For a couple of months in 1971, Bruce Springsteen built a band unlike anything seen on the Jersey Shore before. The band was called Dr. Zoom and the Sonic Boom. Many people consider it to be a transitional band for Springsteen, who was moving away from the heavy metal sound of Steel Mill and towards the type of music the E-Street Band would later play.
What made Dr. Zoom and the Sonic Boom so different was that the band was huge. At any given time there would be between 15-20 people on stage. The band’s roster read off like a who’s who of Asbury Park music. In addition to Springsteen, there was Steven Van Zandt on guitar, Vini Lopez and Bobby Williams on drums, David Sancious played keyboards, Danny Federici on organ, Southside Johnny played harmonica and a whole assortment of people were involved in the Zoom Choir. It didn’t really matter if you played an instrument or not, there was a spot for you in Dr. Zoom and the Sonic Boom.
“It was a fun thing,” recalled David Sancious. “I think that was a kind of maybe inspired by or had something to do with bands like Leon Russell and the Shelter People or Mad Dog and Englishmen. That whole Delany & Bonnie and Friends period. There was this whole group of large ensemble things with 12-15 people in the band - that energy, you know, I think that was his idea to put something together like that.”
Bruce Springsteen has always been thought of as the ultimate professional. He’s looked at as a very intense artist, someone that takes his music very seriously. But with Dr. Zoom, Bruce was able to just grab a guitar and have some fun. Band members showed up in costumes, members of the road crew sat at a table on the side of the stage and play Monopoly all night long and the crowd loved every minute of it.
David Sancious used to come to the shows dressed as a cab driver. “That was my thing, I’d show up with the work coveralls, some sneakers, and a cab driver’s hat,” recalled Sancious.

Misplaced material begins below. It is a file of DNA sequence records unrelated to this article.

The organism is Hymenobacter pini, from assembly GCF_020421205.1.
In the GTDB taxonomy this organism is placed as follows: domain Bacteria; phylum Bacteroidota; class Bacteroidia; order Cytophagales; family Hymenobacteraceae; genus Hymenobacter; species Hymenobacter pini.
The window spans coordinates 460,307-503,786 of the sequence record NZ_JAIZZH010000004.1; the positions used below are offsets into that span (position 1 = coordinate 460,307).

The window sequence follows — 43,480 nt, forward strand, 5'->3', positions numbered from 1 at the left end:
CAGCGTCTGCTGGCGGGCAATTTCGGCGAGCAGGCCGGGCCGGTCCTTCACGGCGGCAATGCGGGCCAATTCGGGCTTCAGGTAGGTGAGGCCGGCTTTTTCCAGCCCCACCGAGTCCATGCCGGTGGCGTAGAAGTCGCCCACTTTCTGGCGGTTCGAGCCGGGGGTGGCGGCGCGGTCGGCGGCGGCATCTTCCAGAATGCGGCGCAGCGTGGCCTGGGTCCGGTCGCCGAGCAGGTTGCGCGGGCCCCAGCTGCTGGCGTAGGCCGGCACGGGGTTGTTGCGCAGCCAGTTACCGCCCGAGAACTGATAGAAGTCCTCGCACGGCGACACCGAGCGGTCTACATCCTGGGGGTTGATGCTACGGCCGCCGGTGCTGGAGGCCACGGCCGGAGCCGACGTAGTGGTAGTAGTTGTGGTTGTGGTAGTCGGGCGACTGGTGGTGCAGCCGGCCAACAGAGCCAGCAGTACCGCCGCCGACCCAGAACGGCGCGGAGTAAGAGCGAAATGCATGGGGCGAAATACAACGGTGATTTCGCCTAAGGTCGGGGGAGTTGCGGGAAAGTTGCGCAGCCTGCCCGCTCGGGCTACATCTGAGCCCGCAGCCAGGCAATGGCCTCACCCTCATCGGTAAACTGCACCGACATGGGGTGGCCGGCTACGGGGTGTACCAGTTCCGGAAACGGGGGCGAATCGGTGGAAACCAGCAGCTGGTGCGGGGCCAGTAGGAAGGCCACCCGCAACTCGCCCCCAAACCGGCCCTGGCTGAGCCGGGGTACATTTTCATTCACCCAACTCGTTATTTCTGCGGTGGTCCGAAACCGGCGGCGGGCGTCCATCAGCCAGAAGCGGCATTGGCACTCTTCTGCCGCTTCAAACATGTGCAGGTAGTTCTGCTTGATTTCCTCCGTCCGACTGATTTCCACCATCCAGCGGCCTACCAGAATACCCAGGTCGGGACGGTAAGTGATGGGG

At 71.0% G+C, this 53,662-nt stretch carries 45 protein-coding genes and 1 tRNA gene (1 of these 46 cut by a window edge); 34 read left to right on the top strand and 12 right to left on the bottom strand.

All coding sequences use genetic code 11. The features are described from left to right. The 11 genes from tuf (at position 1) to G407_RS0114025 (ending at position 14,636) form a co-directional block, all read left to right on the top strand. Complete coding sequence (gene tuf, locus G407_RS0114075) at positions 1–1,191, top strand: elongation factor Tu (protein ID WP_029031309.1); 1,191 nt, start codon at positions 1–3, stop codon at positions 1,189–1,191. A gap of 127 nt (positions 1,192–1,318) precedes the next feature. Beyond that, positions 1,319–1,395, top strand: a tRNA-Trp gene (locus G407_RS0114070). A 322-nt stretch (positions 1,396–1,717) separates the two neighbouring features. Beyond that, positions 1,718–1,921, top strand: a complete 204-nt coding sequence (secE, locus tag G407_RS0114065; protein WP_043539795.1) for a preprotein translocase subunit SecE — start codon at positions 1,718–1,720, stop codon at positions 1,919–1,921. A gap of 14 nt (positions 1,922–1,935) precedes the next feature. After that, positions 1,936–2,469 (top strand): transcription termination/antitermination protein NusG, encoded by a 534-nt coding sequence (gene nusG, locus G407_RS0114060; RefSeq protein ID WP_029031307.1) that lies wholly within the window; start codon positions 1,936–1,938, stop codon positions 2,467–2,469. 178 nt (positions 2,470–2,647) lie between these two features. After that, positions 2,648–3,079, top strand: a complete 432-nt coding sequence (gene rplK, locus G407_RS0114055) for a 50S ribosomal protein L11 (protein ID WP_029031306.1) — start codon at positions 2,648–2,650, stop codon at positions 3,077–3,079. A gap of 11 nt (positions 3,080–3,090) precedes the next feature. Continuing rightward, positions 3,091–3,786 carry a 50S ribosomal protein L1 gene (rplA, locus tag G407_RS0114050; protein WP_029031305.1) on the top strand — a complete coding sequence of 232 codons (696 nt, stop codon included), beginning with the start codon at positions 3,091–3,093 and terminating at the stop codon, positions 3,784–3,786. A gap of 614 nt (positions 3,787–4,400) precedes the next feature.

It was definitely a strange experience to say the least. Strange and rare because the band only played a handful of shows. They practiced far more than they ever played on stage. “We didn’t have a huge catalogue of music,” said Sancious.
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“We played three farewell gigs that I remember,” explained Southside Johnny. “That’s with the whole contingent but Bruce at that time was trying to put together his big band with two horns too.”
Officially, the band’s three shows included one at the Sunshine In in Asbury Park, one at Newark State University in Union and one at Brookdale Community College in Lincroft.
John Mulrenan who played in Godzilla, a band that opened for Dr. Zoom at the Sunshine In, recalls seeing Springsteen with the Zoom Choir before the show. “There was this big dressing area in a corner of the club,” said Mulrenan. “He’s standing on a chair with all these guys and girls around him and he’s teaching them real simple background harmony parts that they could all sing in unison. This is right before he’s ready to go on. Then he goes on and he’s got like 20 people on stage effectively singing these parts. And it was pretty good.”
“Tinker (the band’s manager) brought in the biggest PA I’d ever seen in my life up till that time,” added Mulrenan. “These huge gigantic speaker enclosures, the biggest that anybody had ever seen. And these beautiful 400-watt Macintosh tube power amps which was the biggest power we’d ever seen.”
“That was a silly goof,” added Southside Johnny. “I mean, we had thirty people on stage, a Monopoly game, twirlers, a choir and I had fried chicken and a piece of furniture. It was fun. I think I sang one or two songs and played harp and stuff and I led the Zoom Choir.